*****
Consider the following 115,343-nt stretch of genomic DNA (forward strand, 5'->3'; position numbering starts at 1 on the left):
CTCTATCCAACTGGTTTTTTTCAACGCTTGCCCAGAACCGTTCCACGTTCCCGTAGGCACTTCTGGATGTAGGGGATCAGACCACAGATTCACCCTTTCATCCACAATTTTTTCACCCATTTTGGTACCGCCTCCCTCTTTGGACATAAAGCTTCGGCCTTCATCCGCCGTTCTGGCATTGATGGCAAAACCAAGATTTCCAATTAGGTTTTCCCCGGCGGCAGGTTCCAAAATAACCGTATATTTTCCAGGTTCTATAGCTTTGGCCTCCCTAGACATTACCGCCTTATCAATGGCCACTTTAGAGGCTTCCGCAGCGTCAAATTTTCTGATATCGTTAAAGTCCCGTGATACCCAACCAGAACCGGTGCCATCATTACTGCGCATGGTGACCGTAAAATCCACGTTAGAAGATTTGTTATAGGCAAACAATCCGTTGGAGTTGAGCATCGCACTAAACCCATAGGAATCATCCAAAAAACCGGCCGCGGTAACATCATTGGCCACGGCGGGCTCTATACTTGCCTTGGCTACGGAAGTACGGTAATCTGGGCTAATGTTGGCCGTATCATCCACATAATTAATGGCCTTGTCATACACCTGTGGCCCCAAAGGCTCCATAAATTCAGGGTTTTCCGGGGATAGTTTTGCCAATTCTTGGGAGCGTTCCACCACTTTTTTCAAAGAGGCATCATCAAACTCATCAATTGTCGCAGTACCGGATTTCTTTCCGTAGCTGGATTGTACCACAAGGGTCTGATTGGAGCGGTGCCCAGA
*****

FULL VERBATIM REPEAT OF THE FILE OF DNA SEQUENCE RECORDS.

Consider the following 115,343-nt stretch of genomic DNA (forward strand, 5'->3'; position numbering starts at 1 on the left):
CTCTATCCAACTGGTTTTTTTCAACGCTTGCCCAGAACCGTTCCACGTTCCCGTAGGCACTTCTGGATGTAGGGGATCAGACCACAGATTCACCCTTTCATCCACAATTTTTTCACCCATTTTGGTACCGCCTCCCTCTTTGGACATAAAGCTTCGGCCTTCATCCGCCGTTCTGGCATTGATGGCAAAACCAAGATTTCCAATTAGGTTTTCCCCGGCGGCAGGTTCCAAAATAACCGTATATTTTCCAGGTTCTATAGCTTTGGCCTCCCTAGACATTACCGCCTTATCAATGGCCACTTTAGAGGCTTCCGCAGCGTCAAATTTTCTGATATCGTTAAAGTCCCGTGATACCCAACCAGAACCGGTGCCATCATTACTGCGCATGGTGACCGTAAAATCCACGTTAGAAGATTTGTTATAGGCAAACAATCCGTTGGAGTTGAGCATCGCACTAAACCCATAGGAATCATCCAAAAAACCGGCCGCGGTAACATCATTGGCCACGGCGGGCTCTATACTTGCCTTGGCTACGGAAGTACGGTAATCTGGGCTAATGTTGGCCGTATCATCCACATAATTAATGGCCTTGTCATACACCTGTGGCCCCAAAGGCTCCATAAATTCAGGGTTTTCCGGGGATAGTTTTGCCAATTCTTGGGAGCGTTCCACCACTTTTTTCAAAGAGGCATCATCAAACTCATCAATTGTCGCAGTACCGGATTTCTTTCCGTAGCTGGATTGTACCACAAGGGTCTGATTGGAGCGGTGCCCAGA